An ongoing struggle for a quota for women
The new electoral law passed in 2017 did not include a gender quota for women, a long-held demand to ensure women’s participation and representation in public office and the Parliament. Without this quota, women’s representation remains one of the lowest in the region with only 17 women elected and/or appointed to the Parliament since 1953.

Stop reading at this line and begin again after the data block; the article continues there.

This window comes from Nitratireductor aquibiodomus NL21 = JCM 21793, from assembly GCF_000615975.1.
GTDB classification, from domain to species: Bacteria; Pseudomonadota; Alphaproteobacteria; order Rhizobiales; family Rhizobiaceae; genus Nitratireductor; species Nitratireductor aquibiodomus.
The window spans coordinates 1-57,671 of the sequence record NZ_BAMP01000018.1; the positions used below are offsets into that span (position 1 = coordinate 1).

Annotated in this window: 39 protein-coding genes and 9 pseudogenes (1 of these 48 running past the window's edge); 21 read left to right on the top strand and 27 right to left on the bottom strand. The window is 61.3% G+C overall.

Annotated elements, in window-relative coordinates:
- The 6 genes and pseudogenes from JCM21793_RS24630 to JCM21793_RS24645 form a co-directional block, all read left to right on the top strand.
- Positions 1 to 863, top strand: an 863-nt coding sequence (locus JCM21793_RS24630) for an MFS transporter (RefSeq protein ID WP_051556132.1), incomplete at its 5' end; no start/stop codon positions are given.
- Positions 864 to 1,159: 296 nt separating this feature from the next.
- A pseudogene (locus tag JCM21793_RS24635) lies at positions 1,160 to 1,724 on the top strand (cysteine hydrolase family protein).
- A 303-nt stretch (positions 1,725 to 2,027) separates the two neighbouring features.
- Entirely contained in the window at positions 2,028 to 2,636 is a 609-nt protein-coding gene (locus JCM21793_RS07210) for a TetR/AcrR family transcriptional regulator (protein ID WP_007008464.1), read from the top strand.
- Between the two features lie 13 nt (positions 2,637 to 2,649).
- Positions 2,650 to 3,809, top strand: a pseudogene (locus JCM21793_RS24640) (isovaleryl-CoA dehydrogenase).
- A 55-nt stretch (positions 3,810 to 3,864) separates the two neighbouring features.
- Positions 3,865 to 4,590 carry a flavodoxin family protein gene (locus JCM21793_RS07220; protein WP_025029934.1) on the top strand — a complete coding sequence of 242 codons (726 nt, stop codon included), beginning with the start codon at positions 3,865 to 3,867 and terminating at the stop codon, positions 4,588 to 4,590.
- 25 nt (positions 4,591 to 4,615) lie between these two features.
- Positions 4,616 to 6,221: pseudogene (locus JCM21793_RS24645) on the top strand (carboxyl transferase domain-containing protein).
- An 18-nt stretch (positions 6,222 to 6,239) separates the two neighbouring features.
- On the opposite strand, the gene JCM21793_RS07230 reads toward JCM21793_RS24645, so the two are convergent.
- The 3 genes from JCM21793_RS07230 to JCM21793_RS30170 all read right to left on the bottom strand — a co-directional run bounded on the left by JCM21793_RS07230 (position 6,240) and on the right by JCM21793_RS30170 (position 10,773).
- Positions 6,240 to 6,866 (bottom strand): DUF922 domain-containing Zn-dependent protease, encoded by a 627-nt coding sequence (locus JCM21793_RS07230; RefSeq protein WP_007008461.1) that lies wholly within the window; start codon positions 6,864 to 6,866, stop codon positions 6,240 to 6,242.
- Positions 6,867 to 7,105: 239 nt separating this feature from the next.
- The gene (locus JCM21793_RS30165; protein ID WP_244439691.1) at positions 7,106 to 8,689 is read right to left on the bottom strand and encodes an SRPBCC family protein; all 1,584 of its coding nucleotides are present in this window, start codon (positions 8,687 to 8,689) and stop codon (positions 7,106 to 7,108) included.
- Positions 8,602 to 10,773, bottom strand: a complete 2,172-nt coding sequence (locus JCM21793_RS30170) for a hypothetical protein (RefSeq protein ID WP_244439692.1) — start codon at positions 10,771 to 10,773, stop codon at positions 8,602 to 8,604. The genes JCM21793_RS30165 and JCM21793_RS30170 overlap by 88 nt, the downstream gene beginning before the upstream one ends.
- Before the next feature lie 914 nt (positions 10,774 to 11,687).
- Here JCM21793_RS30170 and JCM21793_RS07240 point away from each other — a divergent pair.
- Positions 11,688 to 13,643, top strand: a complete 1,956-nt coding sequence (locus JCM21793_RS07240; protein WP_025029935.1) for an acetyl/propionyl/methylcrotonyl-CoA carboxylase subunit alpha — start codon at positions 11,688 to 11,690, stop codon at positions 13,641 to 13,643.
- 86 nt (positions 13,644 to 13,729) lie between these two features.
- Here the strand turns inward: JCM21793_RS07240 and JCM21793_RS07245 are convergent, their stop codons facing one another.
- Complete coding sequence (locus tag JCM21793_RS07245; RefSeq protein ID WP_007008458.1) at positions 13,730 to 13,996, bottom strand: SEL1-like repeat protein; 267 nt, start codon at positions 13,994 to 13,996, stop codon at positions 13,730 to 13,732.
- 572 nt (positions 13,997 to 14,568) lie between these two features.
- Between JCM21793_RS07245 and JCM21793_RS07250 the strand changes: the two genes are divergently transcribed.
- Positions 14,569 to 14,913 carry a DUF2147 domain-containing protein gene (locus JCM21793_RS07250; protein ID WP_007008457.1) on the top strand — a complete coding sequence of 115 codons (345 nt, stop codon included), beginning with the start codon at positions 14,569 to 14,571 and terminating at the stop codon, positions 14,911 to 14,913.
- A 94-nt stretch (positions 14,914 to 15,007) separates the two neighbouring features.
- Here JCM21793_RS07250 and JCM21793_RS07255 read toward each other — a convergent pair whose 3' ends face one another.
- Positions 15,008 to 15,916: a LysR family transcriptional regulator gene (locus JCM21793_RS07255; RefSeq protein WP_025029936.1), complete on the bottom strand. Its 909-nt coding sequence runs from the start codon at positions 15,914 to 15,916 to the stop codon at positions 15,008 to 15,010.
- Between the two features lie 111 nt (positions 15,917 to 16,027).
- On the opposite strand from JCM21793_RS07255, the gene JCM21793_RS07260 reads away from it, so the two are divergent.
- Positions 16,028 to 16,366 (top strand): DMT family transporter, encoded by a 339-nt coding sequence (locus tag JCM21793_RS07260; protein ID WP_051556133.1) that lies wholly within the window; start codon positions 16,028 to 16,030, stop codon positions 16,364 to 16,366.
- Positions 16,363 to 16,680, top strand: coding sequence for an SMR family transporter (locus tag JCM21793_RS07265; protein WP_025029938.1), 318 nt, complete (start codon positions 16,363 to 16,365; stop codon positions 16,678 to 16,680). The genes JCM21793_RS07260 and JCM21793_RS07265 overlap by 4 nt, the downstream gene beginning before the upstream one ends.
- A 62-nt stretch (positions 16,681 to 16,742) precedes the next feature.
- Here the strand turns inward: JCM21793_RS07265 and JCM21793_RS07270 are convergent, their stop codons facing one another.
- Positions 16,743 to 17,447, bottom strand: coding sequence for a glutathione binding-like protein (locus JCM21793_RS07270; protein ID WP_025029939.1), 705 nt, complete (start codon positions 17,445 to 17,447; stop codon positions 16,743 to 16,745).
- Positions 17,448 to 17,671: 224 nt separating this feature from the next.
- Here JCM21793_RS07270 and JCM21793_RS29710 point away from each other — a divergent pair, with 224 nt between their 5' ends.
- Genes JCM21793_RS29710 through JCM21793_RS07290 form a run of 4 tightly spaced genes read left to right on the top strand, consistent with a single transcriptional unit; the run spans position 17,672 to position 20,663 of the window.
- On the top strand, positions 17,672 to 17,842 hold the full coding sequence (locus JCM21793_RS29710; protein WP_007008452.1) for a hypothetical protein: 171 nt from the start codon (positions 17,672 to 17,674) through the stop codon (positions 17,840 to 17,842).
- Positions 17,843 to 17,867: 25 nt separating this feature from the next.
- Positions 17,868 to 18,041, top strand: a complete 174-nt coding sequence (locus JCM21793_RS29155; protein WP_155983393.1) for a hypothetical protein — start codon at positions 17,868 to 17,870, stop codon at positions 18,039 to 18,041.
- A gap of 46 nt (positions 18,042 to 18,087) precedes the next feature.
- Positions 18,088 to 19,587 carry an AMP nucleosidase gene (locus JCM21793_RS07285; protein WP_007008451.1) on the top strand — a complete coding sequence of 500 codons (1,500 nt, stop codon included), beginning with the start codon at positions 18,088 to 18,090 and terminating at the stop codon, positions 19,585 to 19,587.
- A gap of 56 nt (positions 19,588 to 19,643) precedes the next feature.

The highest number of women MPs was in 2005, when the level of representation for women in the Lebanese Parliament reached six representatives out of 128 parliamentarians. The elected women are mostly widows, wives, and daughters of male political figures. Though the quota is a positive discrimination tool meant to enhance women’s political representation, it is not enough, in itself, as a measure of gender equality, and has to be accompanied by other legal and electoral reforms such as “regulating campaign spending.” 1